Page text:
If you observe at another local sidereal times, you may use the 2018, 2017, 2016, 2015, 2014, 2012 maps or (having an alternative for more turbid air) or 2011 maps (even if the planets were elsewhere those years, and brighter or fainter). Maps for 2011 and 2012 are for January-April only. A pleasant feature is, they have a screen-friendly variant of white stars on a grey background. Should I add that kind for 2018 too?
For cases the sky luminance is very high and almost no stars are visible (as during twilight) all-sky maps may be useful, available in subdirectories "A" or in "latitude" subdirectories.Jenik, Hollan at mail.muni.cz
|latitudes/||2018-12-06 11:29||-||grouped according to latitude|
|constell/||2018-12-06 11:51||-||grouped according to map centre|
|all_dates.zip||2018-12-06 11:53||257M||date-named subdirectories together|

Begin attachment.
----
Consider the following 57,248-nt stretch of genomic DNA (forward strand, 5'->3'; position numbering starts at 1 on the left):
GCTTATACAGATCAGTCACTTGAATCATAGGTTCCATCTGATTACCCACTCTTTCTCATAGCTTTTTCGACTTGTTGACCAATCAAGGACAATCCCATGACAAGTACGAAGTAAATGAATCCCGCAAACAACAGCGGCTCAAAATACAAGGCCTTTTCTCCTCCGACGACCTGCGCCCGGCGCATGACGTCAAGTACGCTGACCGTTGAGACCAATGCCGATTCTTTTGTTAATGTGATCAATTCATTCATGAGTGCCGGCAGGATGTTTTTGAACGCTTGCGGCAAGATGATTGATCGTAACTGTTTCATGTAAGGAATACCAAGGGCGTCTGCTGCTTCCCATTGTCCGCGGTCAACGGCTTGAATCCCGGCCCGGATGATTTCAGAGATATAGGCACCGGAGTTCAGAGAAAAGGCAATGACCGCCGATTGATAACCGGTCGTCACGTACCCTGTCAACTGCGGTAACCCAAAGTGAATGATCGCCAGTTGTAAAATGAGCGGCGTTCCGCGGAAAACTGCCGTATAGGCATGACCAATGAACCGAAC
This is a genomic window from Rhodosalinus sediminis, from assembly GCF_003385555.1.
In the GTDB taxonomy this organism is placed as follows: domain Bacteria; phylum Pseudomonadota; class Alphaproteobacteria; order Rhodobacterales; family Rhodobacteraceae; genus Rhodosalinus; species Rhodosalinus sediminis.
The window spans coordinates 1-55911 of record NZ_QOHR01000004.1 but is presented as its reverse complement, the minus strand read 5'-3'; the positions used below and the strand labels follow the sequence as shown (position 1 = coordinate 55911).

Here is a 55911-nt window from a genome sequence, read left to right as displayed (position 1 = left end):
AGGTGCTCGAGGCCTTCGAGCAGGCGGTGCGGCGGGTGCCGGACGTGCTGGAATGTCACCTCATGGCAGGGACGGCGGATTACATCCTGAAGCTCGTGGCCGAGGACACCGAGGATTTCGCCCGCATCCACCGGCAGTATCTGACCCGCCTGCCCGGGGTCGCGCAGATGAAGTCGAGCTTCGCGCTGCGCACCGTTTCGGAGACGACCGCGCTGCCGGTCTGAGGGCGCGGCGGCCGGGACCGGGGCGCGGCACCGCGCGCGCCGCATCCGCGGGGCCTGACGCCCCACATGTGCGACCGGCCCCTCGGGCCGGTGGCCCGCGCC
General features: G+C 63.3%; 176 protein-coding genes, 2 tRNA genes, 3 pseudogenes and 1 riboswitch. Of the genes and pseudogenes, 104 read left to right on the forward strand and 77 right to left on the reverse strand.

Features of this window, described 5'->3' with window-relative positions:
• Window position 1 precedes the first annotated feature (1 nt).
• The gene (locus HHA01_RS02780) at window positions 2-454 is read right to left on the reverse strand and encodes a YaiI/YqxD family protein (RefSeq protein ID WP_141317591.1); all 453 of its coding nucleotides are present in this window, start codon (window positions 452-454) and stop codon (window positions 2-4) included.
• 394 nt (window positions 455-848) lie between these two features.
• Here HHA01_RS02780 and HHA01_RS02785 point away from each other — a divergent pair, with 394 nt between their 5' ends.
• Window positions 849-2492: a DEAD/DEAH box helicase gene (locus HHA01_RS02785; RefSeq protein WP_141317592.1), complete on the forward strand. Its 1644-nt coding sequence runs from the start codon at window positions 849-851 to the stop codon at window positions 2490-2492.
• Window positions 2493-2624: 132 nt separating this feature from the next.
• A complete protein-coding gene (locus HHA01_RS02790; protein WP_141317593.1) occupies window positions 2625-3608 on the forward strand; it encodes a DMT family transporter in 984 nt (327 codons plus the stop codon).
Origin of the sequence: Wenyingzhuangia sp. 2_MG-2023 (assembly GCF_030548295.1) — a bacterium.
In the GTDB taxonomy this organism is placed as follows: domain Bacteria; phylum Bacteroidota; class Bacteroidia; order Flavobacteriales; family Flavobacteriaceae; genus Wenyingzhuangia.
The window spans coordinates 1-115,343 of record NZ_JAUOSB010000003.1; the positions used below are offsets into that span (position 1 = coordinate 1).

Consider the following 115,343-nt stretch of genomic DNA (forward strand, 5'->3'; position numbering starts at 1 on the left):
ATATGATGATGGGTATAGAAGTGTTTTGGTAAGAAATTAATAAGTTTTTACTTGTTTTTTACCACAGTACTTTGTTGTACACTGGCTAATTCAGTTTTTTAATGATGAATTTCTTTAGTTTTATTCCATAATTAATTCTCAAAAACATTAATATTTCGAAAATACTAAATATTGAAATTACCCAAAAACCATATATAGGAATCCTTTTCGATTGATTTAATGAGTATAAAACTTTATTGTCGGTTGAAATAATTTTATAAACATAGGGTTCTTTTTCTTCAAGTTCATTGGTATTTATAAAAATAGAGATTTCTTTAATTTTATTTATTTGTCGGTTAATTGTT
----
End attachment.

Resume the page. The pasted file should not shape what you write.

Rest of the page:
Files like CygSep24.pdf etc. within constell are symbolic links to the generic names like Sep24/Cyg/all.pdf. File all_dates.zip contains all the date-named subdirectories.
Subdirectories within latitudes contain long-name symlinks to files in the date-named directories, a large ??.pdf assembling all small maps and a smaller ??A.pdf with all-sky maps combined. These subdirectories are the best URLs for an observer staying in a given latitude.
All maps have been produced by map_bsct programme, adapted to avoid plotting a large blob at [0,0] when using Hipparcos catalogue. Each set has been produced by its all_*.sh script (or, if more than 1 local time has been computed, by scripts like *_23h.sh etc.) using local templates *.tex file (manually adapted for each chosen central star) with descriptions. No manual editing of the output *.eps files had been made. Listing of the *.eps within subdirectories "single" is suppressed, but they are there, being smaller than pdfs made from them. All *.sh (bash) used are listed.Jan Hollan